Northern Powergrid



  • All non-domestic generation including wind, solar and other types of small- and large-scale generation must incorporate a crucial change in protection settings
  • Generators can claim potentially £1000s in funding towards the mandatory changes
  • Changes to pre-2018 installations will boost network resilience and allow smaller, greener generators to play a greater role in balancing the grid
  • These changes must be incorporated by 01 September 2022 and funding is available until February 2021

Solar and Wind shutterstock_759604846.jpgGenerators connected to the electricity network have just four months to claim thousands of pounds in funding towards mandatory hardware upgrades, aimed at boosting network resilience and encouraging a lower carbon power grid.  

Northern Powergrid, the company responsible for the electricity network that powers everyday life for 8 million people across the North East, Yorkshire and northern Lincolnshire, is calling on generators in its area to make the changes before funding ends. Many types of generators need to comply from farmers with turbines to schools with rooftop solar panels.

Generators are currently being incentivised to comply with the latest version of Distribution Code regulation via the Accelerated Loss of Mains Change Programme (ALoMCP), a partnership between National Grid ESO, Energy Networks Association, Distribution Network Operators (DNOs) and Independent Distribution Network Operators (IDNOs) which allows generators to apply for funding to make the necessary changes.

The funding is available through different project windows, with the latest batch ending in February 2021.

Owners of generation sites must make the necessary change by 01 September 2022. After this date, owners who have not made the changes may be the subject of an enforcement programme.

Generators connected to the grid before February 2018 have relays set at levels such that minor network disturbances can cause them to trip off. If a power line disconnects for a few seconds, the generator at the end of the line is temporarily disconnected from the wider network. This can be unsafe and lead to damage to the generator and anything the generator is powering, such as domestic appliances. Loss of Mains protection is there to make sure generators shut down safely in these circumstances.

John Rowland, ALoMCP Manager at Northern Powergrid said: “The ALoMCP is critical network upgrade project, particularly in the present Covid-19 environment where keeping the lights on for customers is more important than ever. This programme will be vital to ensuring the long-term stability of our energy network.

“There are around 4,000 generators based in Northern Powergrid’s operation area which are impacted by the changes to the regulations, requiring them to update their relays before September 2022. By making the changes to their systems, generators not only protect the network which our 8 million customers rely on, but also shield themselves from unnecessary loss of income when their sites trip off. I encourage them all to act now while the funding is available.”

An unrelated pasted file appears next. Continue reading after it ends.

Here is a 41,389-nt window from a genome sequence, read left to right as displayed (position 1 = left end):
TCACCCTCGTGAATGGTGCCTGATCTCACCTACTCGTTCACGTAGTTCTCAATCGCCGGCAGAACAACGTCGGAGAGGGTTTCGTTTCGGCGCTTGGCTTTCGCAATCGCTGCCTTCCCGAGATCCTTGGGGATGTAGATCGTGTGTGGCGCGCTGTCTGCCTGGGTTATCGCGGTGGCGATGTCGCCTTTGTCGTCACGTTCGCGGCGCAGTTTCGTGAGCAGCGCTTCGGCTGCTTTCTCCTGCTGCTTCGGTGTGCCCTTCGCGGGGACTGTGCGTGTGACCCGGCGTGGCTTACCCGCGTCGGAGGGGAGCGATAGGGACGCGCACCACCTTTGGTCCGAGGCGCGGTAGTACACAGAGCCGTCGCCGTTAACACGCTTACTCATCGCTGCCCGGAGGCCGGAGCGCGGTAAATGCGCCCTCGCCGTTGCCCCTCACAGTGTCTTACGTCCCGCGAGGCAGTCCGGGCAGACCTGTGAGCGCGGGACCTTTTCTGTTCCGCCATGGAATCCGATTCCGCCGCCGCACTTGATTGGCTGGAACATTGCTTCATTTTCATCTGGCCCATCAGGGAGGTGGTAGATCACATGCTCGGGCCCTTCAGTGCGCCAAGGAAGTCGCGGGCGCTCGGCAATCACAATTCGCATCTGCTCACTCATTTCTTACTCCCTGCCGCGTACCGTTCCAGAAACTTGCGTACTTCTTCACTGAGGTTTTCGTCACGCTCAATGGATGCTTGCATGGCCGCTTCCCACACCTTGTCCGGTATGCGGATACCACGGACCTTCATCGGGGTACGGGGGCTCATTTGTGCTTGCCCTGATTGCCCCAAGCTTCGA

The criteria for those required to upgrade their systems encompasses every form of generation connected to the grid that has a capacity of between approximately 10kW – equivalent to a medium sized, non-domestic, rooftop solar array – and 50MW – equivalent to large scale commercial generation.

Graham Stein, Network Operability Manager at National Grid ESO said: “We’re seeing increased levels of smaller and greener sources of power coming online and helping us to balance the grid. The Loss of Mains programme, delivered in partnership with colleagues across the industry, is helping them to change their settings and become more resilient – allowing them to play their role in the transition to a greener grid. Thousands of generators across the UK have already taken advantage of the scheme but with more funding available we’re still keen to hear from generation owners.”

Two levels of funding are available for generators required to incorporate the changes. If, as in most cases, a simple protection device settings change is required, the generator will receive £1,500 for the first change and an additional £500 per relay after that, up to a maximum of five relays, totalling £4,000. If relays require replacing, generators can receive £4,000 towards replacing each relay.

To accelerate the rate at which generators make the changes, National Grid ESO has now also introduced a ‘fast track scheme’ which pays generators that meet certain criteria which have a capacity of between 500kW and 5MW an extra £5,000 if they are able to complete the work within four weeks of applying for funding.